Lucy Hull works as a children's librarian in a town called Hannibal, Missouri, though not the real-life one.
One of her patrons, a boy named Ian Drake, loves to come to the library. He's truly a book lover, and devours everything she gives him. When one day Ian's mother gives her a list of subjects and books he's not allowed, she realizes that his parents are very strict Christians.
Over time, Lucy notices troubling changes in Ian's behavior. She mentions it to colleagues, who tell her she's making mountains out of molehills. But when she learns that his parents have enrolled him in classes with a fundamentalist pastor who is known for "reforming" gay kids, she is truly worried.
The ensuing events are almost predictable. Ian is a very clever boy, and Lucy is ripe for being manipulated. There is some unexpected comedy when they decide to spend a night at her parents' home in Chicago and Lucy's father attempts to be helpful.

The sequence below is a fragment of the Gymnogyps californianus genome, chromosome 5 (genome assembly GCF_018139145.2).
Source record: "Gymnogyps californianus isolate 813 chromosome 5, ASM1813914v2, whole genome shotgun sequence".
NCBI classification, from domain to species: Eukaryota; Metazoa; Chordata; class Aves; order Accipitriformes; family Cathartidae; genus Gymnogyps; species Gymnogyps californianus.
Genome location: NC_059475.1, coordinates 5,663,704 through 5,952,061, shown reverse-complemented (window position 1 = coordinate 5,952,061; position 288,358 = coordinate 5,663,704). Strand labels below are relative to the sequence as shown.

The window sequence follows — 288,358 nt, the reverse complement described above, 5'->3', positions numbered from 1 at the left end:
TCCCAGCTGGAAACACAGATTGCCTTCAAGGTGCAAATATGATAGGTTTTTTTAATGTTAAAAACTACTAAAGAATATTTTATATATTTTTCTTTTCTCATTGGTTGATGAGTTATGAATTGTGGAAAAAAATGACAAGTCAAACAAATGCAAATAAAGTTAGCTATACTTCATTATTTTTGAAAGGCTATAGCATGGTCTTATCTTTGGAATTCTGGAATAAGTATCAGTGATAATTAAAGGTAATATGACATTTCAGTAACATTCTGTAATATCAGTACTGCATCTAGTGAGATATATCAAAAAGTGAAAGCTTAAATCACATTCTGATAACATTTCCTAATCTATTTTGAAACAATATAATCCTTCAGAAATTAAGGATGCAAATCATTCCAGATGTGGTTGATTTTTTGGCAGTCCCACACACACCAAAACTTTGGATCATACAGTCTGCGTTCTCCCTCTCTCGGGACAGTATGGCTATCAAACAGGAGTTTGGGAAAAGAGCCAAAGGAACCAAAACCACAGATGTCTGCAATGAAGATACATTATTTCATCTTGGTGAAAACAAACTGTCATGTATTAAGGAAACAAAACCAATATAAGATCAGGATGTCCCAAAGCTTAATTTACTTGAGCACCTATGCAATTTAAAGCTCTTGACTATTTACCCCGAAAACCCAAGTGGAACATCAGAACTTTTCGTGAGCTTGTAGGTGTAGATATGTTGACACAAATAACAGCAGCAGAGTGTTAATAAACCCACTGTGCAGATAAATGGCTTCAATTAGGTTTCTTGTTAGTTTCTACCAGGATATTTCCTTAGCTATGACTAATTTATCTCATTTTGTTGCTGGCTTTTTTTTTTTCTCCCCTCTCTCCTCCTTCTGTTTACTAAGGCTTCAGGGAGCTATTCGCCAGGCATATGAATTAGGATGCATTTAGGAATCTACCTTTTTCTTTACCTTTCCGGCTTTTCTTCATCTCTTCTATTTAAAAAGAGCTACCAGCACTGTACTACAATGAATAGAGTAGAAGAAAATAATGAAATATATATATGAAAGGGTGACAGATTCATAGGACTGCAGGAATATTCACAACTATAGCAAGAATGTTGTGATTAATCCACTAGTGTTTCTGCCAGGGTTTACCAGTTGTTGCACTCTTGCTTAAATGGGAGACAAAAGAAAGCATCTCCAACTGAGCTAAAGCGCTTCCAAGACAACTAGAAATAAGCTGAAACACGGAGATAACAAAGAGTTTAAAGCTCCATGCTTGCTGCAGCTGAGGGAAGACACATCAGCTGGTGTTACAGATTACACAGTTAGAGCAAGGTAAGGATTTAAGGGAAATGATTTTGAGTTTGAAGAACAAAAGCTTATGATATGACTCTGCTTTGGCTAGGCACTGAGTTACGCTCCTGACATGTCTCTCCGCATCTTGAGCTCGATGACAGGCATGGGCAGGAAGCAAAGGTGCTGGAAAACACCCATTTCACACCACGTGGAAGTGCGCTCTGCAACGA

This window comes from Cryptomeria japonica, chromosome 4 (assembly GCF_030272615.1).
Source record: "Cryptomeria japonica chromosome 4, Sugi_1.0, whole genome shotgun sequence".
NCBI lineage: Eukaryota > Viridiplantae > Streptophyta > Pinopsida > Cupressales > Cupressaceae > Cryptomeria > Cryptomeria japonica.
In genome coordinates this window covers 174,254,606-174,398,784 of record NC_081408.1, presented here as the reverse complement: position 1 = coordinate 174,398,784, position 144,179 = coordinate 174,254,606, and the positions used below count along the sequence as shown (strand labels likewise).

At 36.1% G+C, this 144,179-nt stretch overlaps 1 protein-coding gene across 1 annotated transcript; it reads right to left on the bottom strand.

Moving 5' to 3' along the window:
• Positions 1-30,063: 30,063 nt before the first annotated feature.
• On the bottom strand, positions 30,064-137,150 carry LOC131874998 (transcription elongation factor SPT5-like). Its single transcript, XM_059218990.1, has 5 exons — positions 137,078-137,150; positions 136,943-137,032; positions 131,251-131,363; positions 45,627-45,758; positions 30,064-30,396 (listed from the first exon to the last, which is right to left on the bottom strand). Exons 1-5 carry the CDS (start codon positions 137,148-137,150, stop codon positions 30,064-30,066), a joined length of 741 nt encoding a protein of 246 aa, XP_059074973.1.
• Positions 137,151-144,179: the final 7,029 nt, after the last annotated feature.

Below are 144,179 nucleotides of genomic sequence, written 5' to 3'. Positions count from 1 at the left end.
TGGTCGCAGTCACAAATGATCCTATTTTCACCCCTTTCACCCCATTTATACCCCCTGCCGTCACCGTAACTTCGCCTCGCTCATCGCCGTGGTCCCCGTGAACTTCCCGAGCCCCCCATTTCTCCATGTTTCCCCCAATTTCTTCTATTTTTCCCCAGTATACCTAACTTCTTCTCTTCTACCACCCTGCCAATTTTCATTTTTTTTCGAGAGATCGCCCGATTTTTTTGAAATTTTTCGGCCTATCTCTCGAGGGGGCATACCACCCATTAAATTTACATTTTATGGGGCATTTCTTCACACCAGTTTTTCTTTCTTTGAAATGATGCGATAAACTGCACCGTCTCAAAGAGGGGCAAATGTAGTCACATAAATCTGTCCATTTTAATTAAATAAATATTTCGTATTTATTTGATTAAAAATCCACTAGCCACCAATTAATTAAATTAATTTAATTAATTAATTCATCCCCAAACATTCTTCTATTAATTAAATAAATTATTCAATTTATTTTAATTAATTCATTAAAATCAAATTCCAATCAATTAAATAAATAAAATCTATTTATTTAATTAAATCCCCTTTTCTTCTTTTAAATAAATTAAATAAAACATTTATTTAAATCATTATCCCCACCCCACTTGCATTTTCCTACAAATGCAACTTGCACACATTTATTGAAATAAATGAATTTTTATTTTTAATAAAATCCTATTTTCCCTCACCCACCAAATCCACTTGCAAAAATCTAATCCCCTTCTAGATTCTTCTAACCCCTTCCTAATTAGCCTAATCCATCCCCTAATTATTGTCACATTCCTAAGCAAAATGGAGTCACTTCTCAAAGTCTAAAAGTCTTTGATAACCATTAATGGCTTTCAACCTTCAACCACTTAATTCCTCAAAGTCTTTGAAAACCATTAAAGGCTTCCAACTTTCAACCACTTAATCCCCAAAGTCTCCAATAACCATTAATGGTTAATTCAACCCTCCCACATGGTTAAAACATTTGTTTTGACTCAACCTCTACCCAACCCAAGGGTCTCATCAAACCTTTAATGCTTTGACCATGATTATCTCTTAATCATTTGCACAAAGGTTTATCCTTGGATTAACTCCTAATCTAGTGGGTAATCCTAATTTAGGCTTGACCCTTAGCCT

What's best about this book (besides the narrator's distinct perspective) to this former youth librarian, is Makkai's riffs on popular children's books. Some are funny, some are melancholy, but all are charming.
People have been writing novels for centuries, and though it must be getting increasingly difficult to invent new stories and develop unique styles of writing, Makkai has managed it with her first novel.
By the way, you don't have to be a children's librarian to enjoy this book, but some knowledge of children's literature will definitely help!
*FTC Full Disclosure: Many thanks to the publisher, who sent me a copy of the book for review purposes.